HVO Photos & Video

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May 3, 2015 — Kīlauea


Rockfall triggers small explosive event at summit lava lake

A portion of the Halemaʻumaʻu Crater wall collapsed at 1:20 pm today, impacting the lava lake and triggering a small explosion of spatter and a robust particle-laden plume. Fist-size clasts were deposited around the closed Halemaʻumaʻu visitor overlook.

A sequence of still images taken from the webcam positioned at the closed Halemaʻumaʻu overlook, spanning about six seconds. The collapse originated from a portion of the wall directly below the webcam, but just out of view. Large pieces of molten spatter can be seen flying through the air and being deposited on the crater walls below the camera.

This Quicktime movie shows a small explosive event that occurred at 1:20pm today at the summit lava lake. A collapse of a portion of the Halemaʻumaʻu Crater wall impacted the lake and triggered an explosion of spatter. Fist-size clasts were found scattered along the rim of Halemaʻumaʻu Crater near the closed visitor overlook.

April 30, 2015 — Kīlauea


Summit lava lake level remains high

Following several episodes of lava overflowing onto the floor of Halemaʻumaʻu Crater, the lava lake level remains high, and close to the rim of the Overlook crater. This photograph was taken from the southern rim of Halemaʻumaʻu Crater, where a time-lapse camera keeps watch on the lava lake and overflow activity. The recent overflows are visible in the center of the photograph. HVO and Jaggar Museum are on the high point on the skyline near the top-center portion of the photograph. Mauna Loa is in the upper left portion of the photograph.

April 29, 2015 — Kīlauea


Summit lava lake overflows vent rim

Photo from the rim of Halemaʻumaʻu showing the lava lake in the completely filled Overlook crater. Repeated overflows are beginning to construct levees around the lake, such that the level of the lake is now perched about 2 m (7 ft) above the original floor of Halemaʻumaʻu.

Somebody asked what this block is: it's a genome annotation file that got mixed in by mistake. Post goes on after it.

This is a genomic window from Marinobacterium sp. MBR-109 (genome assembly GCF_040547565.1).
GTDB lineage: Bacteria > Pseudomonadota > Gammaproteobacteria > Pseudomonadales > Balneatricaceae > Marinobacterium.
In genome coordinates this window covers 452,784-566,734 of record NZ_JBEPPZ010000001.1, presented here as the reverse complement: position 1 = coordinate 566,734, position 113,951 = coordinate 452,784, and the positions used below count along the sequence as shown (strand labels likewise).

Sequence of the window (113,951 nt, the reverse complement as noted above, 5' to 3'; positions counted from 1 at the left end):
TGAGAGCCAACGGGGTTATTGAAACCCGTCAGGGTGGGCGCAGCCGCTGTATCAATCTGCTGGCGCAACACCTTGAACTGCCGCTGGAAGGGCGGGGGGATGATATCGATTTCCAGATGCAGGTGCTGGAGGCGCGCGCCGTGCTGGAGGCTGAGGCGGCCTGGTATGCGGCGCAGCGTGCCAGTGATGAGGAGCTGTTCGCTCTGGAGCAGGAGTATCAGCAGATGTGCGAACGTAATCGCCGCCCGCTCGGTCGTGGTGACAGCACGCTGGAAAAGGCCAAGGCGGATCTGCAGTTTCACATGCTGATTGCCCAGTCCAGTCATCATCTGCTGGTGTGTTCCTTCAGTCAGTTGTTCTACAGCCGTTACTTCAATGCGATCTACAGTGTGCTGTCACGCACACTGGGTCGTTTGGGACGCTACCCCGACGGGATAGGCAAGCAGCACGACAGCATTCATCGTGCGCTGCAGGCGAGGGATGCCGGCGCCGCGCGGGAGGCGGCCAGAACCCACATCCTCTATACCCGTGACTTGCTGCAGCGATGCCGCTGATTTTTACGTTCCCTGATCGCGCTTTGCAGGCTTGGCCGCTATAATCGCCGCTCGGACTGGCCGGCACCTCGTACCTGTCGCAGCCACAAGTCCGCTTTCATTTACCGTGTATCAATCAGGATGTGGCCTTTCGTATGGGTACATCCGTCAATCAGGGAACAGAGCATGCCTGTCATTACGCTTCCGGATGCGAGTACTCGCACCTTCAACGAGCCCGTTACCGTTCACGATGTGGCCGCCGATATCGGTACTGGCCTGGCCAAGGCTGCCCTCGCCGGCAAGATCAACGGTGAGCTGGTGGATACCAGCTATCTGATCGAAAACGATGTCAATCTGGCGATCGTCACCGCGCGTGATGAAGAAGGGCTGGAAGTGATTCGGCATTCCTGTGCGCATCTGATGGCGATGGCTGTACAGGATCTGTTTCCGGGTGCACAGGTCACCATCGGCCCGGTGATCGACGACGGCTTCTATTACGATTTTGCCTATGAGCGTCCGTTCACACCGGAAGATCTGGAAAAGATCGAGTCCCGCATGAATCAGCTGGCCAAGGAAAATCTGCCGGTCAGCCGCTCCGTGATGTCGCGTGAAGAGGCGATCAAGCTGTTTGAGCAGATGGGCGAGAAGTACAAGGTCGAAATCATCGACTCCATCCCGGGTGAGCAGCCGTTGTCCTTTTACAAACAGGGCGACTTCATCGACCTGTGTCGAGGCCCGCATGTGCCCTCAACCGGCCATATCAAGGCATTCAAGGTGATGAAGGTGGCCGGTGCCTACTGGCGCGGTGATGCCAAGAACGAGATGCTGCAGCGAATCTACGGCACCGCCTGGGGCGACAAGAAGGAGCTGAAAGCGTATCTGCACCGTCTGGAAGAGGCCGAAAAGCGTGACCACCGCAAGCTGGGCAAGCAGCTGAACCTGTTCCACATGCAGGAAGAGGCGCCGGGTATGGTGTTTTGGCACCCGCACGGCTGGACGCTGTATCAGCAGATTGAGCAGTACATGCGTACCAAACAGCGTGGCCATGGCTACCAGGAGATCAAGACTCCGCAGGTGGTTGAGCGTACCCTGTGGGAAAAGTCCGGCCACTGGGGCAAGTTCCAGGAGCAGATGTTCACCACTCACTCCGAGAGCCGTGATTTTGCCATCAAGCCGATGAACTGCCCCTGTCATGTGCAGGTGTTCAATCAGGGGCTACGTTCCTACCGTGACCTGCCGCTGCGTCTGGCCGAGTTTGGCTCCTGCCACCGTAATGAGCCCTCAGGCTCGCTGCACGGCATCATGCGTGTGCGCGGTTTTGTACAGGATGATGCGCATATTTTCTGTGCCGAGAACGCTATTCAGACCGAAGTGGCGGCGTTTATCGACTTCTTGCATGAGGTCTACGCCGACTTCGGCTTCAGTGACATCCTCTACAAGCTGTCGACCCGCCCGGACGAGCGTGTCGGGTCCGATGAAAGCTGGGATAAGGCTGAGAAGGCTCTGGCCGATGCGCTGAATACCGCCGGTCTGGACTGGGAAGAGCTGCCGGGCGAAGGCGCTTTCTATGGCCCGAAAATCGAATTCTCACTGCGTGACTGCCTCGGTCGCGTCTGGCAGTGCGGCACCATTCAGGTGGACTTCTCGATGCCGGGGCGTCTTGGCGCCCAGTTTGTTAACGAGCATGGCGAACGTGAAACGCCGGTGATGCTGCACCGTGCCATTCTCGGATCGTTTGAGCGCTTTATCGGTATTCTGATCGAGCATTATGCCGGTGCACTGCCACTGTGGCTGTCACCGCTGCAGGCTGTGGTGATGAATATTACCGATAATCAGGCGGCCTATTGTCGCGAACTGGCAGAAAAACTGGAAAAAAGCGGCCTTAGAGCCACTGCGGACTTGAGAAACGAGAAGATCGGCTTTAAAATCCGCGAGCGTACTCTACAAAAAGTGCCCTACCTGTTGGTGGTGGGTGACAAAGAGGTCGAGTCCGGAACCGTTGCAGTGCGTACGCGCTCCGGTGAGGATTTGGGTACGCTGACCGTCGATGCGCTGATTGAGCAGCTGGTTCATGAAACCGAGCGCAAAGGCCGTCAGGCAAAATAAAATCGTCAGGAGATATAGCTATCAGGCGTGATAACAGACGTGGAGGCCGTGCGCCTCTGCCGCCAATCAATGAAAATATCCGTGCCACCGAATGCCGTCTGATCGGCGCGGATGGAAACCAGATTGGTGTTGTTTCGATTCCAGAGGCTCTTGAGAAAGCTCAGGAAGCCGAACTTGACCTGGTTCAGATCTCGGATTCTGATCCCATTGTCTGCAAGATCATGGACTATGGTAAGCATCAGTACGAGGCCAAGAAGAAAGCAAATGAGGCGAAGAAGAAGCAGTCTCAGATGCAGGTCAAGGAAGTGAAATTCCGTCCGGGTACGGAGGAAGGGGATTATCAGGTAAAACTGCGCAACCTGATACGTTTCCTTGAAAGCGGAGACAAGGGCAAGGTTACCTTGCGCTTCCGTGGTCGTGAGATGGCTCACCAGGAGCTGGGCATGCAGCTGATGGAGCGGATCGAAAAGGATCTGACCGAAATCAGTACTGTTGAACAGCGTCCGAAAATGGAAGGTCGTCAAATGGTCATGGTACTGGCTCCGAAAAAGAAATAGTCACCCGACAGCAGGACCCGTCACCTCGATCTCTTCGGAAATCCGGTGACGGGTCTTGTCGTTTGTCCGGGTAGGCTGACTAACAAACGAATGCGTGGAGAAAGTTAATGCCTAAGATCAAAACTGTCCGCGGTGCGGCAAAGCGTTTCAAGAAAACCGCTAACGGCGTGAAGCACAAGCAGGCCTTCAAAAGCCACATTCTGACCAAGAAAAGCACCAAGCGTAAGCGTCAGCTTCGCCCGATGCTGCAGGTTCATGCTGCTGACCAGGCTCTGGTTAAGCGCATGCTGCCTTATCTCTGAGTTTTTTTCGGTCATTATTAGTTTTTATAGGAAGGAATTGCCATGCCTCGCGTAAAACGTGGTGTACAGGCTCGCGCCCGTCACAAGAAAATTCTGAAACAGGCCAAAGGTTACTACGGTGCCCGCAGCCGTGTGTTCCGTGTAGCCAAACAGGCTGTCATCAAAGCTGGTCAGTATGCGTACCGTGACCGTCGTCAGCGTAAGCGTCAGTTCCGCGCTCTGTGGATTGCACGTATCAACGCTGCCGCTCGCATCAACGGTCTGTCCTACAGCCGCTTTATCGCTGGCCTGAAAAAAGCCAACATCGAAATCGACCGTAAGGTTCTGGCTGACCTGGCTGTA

Left: Photo of the overflowing lava lake taken from the rim of Halemaʻumaʻu. Right: Identical to photo at left, but with labels. The dashed white line indicates the lava lake rim.

Kīlauea Volcano’s summit lava lake, which was about 12 m (40 ft) below the vent rim on April 25 (left), overflowed the vent rim for the first time at about 9:40 p.m., HST, on April 28. As of noon on April 29 (right), the lava lake had overflowed the vent rim several more times. These Webcam images capture the summit vent before and after the overflows.

An early morning view of the lava lake with a recent overflow onto the floor of Halemaʻumaʻu Crater.

April 28, 2015 — Kīlauea


Lava lake level remains high, rockfall triggers explosive event

A rockfall from the wall of Halemaʻumaʻu Crater impacted the lava lake around 10:20 am, triggering an explosion of spatter and smaller particles. HVO geologists working on the far side of the crater captured the initial moments of the plume rising. The explosion deposited a large amount of spatter around the closed Halemaʻumaʻu visitor overlook.